Bodybuilding Techniques

by Jeff on May 10, 2011

Today I want to share some bodybuilding techniques that can help you break through plateaus and continue growing.

I will share some techniques that will help you grow bigger muscles and get strong. There is a distinction between training for muscle size gains and strength gains. I’ve written about it in previous posts, but here is just a quick recap:

When you’re training for size gains, you should:

  1. Use lower weights
  2. Do a higher amount of repetitions (6-12 reps)
  3. Take shorter breaks in between sets
  4. You need to do isolation exercises

When you’re training for strength gains, you should:

  1. Use higher weights
  2. Do a lower amount of repetitions (1-5 reps)
  3. Take longer breaks in between sets (3-5 mins) helps strength gains. Interesting study on it here.
  4. If you’re in a strength training phase, only do compound exercises

Now let’s move on and talk about some techniques you can use for size gains.

Bodybuilding Techniques for Size Gains

Slowing Down Your Tempo:

This concept was originally developed by Arthur Jones, he advocated using a 5/5 tempo. Later, Mike Mentzer found through studies that only 3/3 was required for maximum growth. In 1978, Mike won Mr. Universe with a perfect score of 300 (the only person to ever achieve this). Then in 1979, he won Mr. Olympia with a perfect score of 300. Here is a picture of him once again below:

He talked about using a 3/3 tempo. 3 seconds up and 3 seconds down. When you’re letting the weight down (this is called a negative), feel your muscles working to let it down slow against gravity. If you’re used to a faster temp, you need to lower your weights significantly. It’s crucial that you keep perfect form throughout your reps.

Varying Rep Schemes:

If your body got used to your current rep scheme, change it up. Here are some example rep schemes:

Pyramid – Starting with 12 reps, you use a light weight. Increase the weight for each set and decrease the rep count by 2. For the final set, return to the starting weight and do 12 reps again. For example it can look like this:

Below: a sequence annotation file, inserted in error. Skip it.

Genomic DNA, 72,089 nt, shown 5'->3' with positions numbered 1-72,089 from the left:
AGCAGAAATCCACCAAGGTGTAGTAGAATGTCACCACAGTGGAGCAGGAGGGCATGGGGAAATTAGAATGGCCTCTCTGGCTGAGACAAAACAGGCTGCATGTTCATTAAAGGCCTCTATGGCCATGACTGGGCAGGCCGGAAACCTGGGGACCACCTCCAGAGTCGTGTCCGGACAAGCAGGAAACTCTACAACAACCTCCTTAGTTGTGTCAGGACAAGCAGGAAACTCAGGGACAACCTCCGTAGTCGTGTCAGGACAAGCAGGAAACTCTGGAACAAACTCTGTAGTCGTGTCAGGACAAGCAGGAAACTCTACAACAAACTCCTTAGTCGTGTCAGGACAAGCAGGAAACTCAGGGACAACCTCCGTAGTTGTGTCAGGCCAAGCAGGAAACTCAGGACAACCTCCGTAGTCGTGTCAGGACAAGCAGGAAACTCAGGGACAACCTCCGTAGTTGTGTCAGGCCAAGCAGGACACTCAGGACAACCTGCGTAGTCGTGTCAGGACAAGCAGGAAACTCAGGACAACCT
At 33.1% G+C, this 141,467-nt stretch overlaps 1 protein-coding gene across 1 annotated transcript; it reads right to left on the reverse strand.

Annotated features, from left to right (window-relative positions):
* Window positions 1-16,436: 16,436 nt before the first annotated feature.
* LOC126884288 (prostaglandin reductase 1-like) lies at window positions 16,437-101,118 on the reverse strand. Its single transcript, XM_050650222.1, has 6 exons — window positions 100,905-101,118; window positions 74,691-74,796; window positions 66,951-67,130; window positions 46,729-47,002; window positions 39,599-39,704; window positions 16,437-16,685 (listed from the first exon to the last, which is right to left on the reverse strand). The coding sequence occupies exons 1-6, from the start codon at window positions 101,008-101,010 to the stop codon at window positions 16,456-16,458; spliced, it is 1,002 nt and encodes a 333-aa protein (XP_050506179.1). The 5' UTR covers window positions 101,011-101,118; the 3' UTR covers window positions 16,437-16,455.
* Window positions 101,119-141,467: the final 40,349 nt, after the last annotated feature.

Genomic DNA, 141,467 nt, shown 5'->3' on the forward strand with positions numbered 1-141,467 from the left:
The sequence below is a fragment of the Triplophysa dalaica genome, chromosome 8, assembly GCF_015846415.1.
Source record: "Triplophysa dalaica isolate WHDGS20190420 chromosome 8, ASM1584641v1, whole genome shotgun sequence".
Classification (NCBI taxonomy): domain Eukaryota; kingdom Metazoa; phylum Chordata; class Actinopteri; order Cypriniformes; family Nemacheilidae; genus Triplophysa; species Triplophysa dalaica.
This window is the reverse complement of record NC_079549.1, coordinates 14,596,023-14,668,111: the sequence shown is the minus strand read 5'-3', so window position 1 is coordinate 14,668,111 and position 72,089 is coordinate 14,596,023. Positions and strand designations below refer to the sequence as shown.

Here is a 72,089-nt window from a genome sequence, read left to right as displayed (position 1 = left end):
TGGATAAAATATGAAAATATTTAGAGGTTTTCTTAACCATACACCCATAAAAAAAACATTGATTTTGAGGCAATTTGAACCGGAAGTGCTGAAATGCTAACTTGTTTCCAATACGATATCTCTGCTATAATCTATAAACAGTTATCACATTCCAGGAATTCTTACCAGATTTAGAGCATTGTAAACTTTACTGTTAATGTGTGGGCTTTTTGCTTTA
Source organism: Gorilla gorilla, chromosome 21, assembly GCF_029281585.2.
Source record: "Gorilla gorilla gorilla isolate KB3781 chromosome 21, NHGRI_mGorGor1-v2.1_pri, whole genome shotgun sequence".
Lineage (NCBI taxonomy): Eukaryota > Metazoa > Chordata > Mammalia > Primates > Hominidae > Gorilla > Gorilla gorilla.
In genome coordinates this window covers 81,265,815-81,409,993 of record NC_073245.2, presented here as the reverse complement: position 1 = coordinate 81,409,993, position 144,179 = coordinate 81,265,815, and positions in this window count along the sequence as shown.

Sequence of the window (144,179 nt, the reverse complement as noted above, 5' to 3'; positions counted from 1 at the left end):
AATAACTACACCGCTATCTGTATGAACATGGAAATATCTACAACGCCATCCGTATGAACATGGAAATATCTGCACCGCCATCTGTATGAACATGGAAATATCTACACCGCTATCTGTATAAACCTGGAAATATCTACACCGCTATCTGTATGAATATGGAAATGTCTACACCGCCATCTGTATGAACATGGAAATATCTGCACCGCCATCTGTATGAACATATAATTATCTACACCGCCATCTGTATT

12 reps @ 10 lbs
10 reps @ 20 lbs
8 reps @ 30 lbs
6 reps @ 40 lbs
12 reps @ 10 lbs

Other reps schemes include 3×8, 6×6, 4×12, 4×15, 3×20, etc…

Varying Rest Durations:

When you’re working out for size gains, you need short rest periods in between sets (up to 60 seconds). Shorten the rest periods and you can fatigue your muscles more. Try resting for only 40 seconds, then 30 seconds, then 20 seconds, then 15 seconds in between sets. Only focus on deep breathing during your rests.

Improved Isolation:

Focus on controlled movements, never swing the weight. When you’re doing an isolation exercise, focus on isolating the muscle that is being worked. For example, when you’re doing a biceps curl, keep your upper arm should be completely still for the entire rep, only your lower arms should be lifting.

The goal is to isolate the muscle that you want to work. Test out different angles to get more isolation. Keeping perfect form is key here.

Bodybuilding Techniques for Strength Gains

Control your breath:

When you’re doing the positive part of the motion (the initial lift), breathe out. When you’re doing the negative part of the motion (returning to the starting point), breathe in. You’ll see lifters grunt/make sounds when lifting, this is what’s happening.

Tightening Up Your Core:

As you lift, breathe out, contract your abdominal muscles and also your gluteus muscles (your butt) when you’re lifting. You’ll notice that martial artists, boxers and other discipline fighters breathe out sharply when they strike. Powerlifters sometimes yell, grunt or make other sounds while lifting. Doing this helps them tighten their core, which allows them to exert more force.

Always Work on Improving Your Form:

This one is self explanatory. Your form is much more important than the amount of weights you can lift. Good form will maximize your growth and prevent injury. This one applies for weight lifting in general.

Training for Muscle Density

There is a difference between angular and dense looking muscle and the bulky puffed up looking muscle. Here is a video talking about building density.



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{ 1 comment… read it below or add one }

Sam- Look Like An Athlete May 11, 2011 at 12:33 am

These are all excellent points that you bring up. Using concepts like proper rest periods, controlled movements and time under tension principles are very important.
I play around with tempo but usually follow a 2/1 or 3/1 ratio. This works well for me but it is not what I practice 100 percent of the time. 3/3 tempo is something I use at times to switch it up but I definitely use a controlled motion to get most out of an exercise. Using a tempo that is too fast is one I recommend anyone should avoid.



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